At the close of testimony, the attorneys gave their closing arguments. The defense had produced no expert testimony on the insanity issue, offering only the testimony of associates, friends and relatives of Willis McCarthy to tell of his avowed love for his wife, of his jealousy and what the witnesses stated were abnormal acts in the period of final estrangement of the couple. “We all know jealousy is insanity,” Glocheski said at one point in his closing. “No man becomes suddenly vile who has lived a life without fault. If he does, it is not because he wants to, but because God has taken away his reason.” Glocheski attacked the testimony of two psychiatrists, called by the prosecution, who testified that McCarthy was sane and put great stress on the fact that they examined McCarthy 25 days after the killing, when “that soul wrecked by pain, that mind absorbed by a woman, had been rested—after he had recovered his reason, rested, reconciled himself.”
Prosecuting Attorney Menso R. Bolt, in his closing argument, characterized the defendant as a “cunning, deceiving coward.” Bolt contrasted McCarthy’s ten Depression-era jobs with his wife’s two, her raise from $22.50 per week to $175 per week, compared to his $15 per week on his last job. Assistant Prosecutor Arnold Levandoski, in his opening argument to the jury, had told them that “McCarthy was not insane – he was perturbed over the fact that he was going to lose a meal-ticket.” With a divorce judgment imminent after the statutory 60-day waiting period had run, “The breadwinner was going to make him go out into the world alone.” At another point in his closing, Bolt referred to McCarthy’s claim that he took the sawed-off shotgun in order to shoot himself:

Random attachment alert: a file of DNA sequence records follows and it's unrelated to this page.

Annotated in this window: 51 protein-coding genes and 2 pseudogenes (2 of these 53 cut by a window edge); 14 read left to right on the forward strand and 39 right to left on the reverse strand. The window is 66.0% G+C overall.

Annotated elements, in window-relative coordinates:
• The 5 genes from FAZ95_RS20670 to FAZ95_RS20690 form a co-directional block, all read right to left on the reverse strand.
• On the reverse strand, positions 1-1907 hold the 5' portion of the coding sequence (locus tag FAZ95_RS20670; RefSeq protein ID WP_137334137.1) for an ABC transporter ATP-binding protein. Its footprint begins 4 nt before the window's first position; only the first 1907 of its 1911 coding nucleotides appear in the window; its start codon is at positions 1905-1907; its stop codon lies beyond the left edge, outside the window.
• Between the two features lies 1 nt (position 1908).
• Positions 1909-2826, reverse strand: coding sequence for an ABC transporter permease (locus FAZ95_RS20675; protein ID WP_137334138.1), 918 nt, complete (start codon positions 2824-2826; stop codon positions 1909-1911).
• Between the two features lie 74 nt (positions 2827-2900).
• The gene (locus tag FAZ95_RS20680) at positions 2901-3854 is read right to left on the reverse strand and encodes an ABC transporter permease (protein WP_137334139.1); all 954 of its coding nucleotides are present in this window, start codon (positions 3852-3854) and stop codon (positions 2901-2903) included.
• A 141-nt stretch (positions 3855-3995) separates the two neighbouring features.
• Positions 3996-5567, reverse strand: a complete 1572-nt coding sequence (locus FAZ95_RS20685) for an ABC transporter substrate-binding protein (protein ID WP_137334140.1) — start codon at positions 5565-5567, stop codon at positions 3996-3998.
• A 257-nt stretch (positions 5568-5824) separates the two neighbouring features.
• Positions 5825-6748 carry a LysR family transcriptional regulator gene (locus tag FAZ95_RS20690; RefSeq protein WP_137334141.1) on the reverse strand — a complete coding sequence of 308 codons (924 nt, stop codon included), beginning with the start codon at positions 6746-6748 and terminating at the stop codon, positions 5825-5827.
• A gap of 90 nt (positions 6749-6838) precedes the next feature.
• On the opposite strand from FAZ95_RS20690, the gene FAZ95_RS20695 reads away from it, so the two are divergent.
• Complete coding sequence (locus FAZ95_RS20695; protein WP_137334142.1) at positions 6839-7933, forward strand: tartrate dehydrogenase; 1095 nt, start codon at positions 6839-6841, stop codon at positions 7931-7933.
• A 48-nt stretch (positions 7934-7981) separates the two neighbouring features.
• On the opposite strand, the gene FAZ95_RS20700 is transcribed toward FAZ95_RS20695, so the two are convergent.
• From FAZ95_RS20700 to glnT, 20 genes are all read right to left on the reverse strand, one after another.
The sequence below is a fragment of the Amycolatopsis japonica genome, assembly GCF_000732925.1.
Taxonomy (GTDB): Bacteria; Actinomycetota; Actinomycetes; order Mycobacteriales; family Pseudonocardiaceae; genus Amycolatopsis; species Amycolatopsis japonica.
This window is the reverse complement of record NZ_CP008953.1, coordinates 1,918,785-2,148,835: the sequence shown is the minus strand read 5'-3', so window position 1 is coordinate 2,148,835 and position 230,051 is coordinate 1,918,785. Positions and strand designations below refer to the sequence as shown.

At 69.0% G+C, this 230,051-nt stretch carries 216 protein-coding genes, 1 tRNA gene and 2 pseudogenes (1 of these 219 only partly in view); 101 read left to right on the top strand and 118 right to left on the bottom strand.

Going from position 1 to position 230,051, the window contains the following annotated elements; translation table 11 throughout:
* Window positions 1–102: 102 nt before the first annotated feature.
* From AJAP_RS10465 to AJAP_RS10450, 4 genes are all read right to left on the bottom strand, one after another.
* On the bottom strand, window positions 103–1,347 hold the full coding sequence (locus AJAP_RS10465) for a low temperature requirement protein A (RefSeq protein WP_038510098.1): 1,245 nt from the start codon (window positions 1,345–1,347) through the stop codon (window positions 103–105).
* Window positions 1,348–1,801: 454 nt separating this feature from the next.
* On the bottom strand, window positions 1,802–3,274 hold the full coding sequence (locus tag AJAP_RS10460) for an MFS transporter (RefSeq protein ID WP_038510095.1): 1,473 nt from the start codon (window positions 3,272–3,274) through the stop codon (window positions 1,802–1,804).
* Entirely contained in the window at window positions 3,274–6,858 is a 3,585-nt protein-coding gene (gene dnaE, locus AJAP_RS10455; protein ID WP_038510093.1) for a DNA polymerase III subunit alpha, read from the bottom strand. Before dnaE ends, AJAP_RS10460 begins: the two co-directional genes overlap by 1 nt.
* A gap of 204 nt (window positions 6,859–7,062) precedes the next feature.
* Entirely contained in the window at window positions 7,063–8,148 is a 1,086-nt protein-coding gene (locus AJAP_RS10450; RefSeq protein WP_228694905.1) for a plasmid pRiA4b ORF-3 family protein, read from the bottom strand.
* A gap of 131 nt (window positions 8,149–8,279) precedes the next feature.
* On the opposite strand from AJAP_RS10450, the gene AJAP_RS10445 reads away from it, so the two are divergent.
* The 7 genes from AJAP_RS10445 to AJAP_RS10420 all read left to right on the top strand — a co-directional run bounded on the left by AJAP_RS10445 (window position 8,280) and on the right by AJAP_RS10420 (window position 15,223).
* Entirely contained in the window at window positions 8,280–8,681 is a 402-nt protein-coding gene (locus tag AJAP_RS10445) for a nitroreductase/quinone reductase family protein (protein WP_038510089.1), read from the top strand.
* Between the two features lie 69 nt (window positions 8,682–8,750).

There was no rebuttal. An hour of argument for each side had been agreed upon. The Court’s charge was completed at 4:15 p.m., the names of two jurors – Mrs. Louella Avery and Mrs. Mary Richter, were drawn from the clerk. 14 jurors had heard the testimony of the argument and these two, as extras, were excused. Judge Taylor told the jury that only three verdicts were possible: first degree murder, second degree murder or not guilty because of insanity: